Scientists discover 'internal bathroom scale' in bodies that could help with weight loss

Many rely on a traditional scale to monitor weight, but you may be able to ditch the device, because the body has its own measuring system, according to a new report.

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Researchers from universities in Sweden recently conducted an experiment, published in the Proceedings of the National Academy of Sciences, to determine how other parts of the body, aside from leptin system, regulate fat.

To do so, they examined fat mice, which were implanted with additional weight. While some had capsules that were 15 percent of their body fat, others had empty capsules.

After a few weeks, they weighed the rodents again. Both groups had the same weight, which means the animals with the extra weight were able to shed the pounds.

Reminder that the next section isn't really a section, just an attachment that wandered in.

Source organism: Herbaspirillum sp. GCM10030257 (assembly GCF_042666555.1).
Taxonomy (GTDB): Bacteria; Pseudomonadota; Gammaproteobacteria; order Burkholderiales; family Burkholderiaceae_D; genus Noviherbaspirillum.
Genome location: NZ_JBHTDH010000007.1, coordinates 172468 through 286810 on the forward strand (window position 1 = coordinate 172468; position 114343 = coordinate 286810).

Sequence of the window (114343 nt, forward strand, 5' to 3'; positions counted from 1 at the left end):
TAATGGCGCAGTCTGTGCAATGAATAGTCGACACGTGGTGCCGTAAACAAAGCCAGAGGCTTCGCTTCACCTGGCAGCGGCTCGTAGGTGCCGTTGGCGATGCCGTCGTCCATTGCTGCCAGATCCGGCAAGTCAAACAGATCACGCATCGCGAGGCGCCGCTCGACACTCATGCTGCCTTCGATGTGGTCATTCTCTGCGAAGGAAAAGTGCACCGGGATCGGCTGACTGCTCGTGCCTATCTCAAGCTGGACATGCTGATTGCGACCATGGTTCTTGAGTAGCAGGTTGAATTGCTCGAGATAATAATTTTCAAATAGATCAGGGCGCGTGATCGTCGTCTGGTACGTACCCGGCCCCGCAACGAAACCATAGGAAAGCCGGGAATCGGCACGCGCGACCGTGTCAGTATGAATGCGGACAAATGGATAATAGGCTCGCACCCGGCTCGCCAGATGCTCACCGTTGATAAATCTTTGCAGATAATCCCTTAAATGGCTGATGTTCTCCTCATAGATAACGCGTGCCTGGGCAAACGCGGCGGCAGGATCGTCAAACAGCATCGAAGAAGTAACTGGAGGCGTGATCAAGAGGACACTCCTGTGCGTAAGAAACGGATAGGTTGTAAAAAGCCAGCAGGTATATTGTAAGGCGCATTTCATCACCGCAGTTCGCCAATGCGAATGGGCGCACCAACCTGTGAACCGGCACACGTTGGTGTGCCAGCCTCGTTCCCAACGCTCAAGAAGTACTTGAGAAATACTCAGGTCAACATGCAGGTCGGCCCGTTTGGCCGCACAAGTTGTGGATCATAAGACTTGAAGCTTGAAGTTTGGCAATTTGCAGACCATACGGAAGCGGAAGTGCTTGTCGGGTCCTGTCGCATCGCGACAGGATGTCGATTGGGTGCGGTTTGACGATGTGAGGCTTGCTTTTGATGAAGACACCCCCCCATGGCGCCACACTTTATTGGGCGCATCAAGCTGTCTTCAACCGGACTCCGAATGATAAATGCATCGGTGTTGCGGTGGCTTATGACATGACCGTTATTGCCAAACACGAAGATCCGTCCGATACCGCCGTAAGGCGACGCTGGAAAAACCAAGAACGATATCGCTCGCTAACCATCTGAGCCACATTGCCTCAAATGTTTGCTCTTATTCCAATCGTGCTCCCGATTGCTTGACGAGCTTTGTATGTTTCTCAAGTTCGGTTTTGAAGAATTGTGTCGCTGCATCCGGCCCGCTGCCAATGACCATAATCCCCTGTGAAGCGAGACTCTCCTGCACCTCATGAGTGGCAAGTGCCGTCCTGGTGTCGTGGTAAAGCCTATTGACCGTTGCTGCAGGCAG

They discovered the heavier group had less white fat, which warms the body and provides energy, compared to the lighter group. But scientists noted the brown fat, which burns energy, wasn’t any higher for the obese rodents than it was for the lighter ones. In fact, they ate less than the skinnier mice, which made it easier for the team to conclude that another part of the body was managing fat.

"Quite simply, we have found support for the existence of internal bathroom scales. The weight of the body is registered in the lower extremities. If the body weight tends to increase, a signal is sent to the brain to decrease food intake and keep the body weight constant," coauthor John-Olov Jansson said in a statement.

Researchers now want to further their investigations with hopes of yielding the same results for humans. If so, they believe they can help doctors find effective treatments for obesity.

“The mechanism that we have now identified regulates body fat mass independently of leptin,” coauthor Claes Ohlsson added. “And it is possible that leptin combined with activation of the internal body scales can become an effective treatment for obesity.”

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